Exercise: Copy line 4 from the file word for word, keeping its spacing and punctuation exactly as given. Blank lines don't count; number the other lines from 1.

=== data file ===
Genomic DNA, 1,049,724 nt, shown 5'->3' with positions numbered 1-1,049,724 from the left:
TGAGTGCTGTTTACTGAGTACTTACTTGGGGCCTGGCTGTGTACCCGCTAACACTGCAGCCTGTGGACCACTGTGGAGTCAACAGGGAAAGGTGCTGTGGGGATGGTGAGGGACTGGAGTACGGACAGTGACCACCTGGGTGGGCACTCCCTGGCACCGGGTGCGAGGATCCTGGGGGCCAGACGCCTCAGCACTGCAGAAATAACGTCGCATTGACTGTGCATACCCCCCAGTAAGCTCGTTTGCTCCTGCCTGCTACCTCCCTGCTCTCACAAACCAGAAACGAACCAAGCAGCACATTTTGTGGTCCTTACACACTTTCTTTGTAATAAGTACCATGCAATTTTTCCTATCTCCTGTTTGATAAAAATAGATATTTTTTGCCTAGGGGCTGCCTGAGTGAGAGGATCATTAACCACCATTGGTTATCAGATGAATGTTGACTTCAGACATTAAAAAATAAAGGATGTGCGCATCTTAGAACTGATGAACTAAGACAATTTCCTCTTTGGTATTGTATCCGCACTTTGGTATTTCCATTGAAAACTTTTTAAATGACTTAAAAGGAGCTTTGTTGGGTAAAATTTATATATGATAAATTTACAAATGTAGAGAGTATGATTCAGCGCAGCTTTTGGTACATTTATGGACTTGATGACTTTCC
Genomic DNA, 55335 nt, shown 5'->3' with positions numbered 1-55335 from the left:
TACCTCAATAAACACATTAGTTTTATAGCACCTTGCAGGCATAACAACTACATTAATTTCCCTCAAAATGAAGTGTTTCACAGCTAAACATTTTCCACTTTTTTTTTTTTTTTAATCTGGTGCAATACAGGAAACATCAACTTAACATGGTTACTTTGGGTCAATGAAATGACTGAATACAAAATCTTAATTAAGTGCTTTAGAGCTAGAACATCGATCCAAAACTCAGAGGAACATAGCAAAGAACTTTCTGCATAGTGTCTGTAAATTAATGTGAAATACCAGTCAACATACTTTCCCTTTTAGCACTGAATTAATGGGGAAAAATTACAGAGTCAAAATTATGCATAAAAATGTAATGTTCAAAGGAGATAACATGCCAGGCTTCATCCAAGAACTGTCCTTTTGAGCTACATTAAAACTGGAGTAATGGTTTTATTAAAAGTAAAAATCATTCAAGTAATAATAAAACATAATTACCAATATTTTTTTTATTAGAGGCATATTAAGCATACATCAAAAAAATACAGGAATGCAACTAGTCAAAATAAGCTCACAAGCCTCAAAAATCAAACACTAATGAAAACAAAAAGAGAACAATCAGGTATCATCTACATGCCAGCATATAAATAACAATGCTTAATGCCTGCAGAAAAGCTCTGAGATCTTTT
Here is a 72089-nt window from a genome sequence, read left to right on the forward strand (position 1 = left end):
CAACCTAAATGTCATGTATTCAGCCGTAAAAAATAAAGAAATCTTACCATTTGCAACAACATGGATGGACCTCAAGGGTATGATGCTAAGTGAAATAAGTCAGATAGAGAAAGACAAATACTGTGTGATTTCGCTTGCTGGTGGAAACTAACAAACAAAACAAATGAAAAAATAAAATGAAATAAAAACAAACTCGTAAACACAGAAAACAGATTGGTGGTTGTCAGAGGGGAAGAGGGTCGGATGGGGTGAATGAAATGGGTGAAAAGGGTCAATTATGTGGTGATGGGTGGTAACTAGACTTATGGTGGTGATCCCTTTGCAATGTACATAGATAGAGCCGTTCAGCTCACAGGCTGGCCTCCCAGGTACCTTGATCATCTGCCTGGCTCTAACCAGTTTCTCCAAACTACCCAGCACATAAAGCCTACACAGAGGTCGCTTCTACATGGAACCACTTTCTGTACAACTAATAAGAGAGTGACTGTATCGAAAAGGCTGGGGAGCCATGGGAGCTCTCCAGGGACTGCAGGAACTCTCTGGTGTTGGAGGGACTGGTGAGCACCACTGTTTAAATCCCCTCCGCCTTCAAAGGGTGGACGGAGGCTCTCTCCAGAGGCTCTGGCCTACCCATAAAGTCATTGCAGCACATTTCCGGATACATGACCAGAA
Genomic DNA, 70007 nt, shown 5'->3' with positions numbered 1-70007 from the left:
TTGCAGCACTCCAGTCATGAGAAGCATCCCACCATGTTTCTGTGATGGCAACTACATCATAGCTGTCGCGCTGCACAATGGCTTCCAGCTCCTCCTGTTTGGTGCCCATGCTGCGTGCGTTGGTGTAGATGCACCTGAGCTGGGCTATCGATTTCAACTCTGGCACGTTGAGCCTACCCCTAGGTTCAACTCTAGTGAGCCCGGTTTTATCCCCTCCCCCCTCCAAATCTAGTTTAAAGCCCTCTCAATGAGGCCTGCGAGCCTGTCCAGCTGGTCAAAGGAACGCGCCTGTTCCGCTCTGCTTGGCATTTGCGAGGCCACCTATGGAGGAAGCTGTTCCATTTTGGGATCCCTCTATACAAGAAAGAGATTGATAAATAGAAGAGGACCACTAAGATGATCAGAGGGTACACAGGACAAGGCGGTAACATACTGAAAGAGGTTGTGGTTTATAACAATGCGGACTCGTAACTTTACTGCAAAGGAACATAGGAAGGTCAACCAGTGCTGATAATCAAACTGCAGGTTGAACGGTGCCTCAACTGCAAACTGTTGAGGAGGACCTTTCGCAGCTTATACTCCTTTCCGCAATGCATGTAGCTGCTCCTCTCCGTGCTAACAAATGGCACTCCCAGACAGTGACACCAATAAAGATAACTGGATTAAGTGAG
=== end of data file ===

TACCTCAATAAACACATTAGTTTTATAGCACCTTGCAGGCATAACAACTACATTAATTTCCCTCAAAATGAAGTGTTTCACAGCTAAACATTTTCCACTTTTTTTTTTTTTTTAATCTGGTGCAATACAGGAAACATCAACTTAACATGGTTACTTTGGGTCAATGAAATGACTGAATACAAAATCTTAATTAAGTGCTTTAGAGCTAGAACATCGATCCAAAACTCAGAGGAACATAGCAAAGAACTTTCTGCATAGTGTCTGTAAATTAATGTGAAATACCAGTCAACATACTTTCCCTTTTAGCACTGAATTAATGGGGAAAAATTACAGAGTCAAAATTATGCATAAAAATGTAATGTTCAAAGGAGATAACATGCCAGGCTTCATCCAAGAACTGTCCTTTTGAGCTACATTAAAACTGGAGTAATGGTTTTATTAAAAGTAAAAATCATTCAAGTAATAATAAAACATAATTACCAATATTTTTTTTATTAGAGGCATATTAAGCATACATCAAAAAAATACAGGAATGCAACTAGTCAAAATAAGCTCACAAGCCTCAAAAATCAAACACTAATGAAAACAAAAAGAGAACAATCAGGTATCATCTACATGCCAGCATATAAATAACAATGCTTAATGCCTGCAGAAAAGCTCTGAGATCTTTT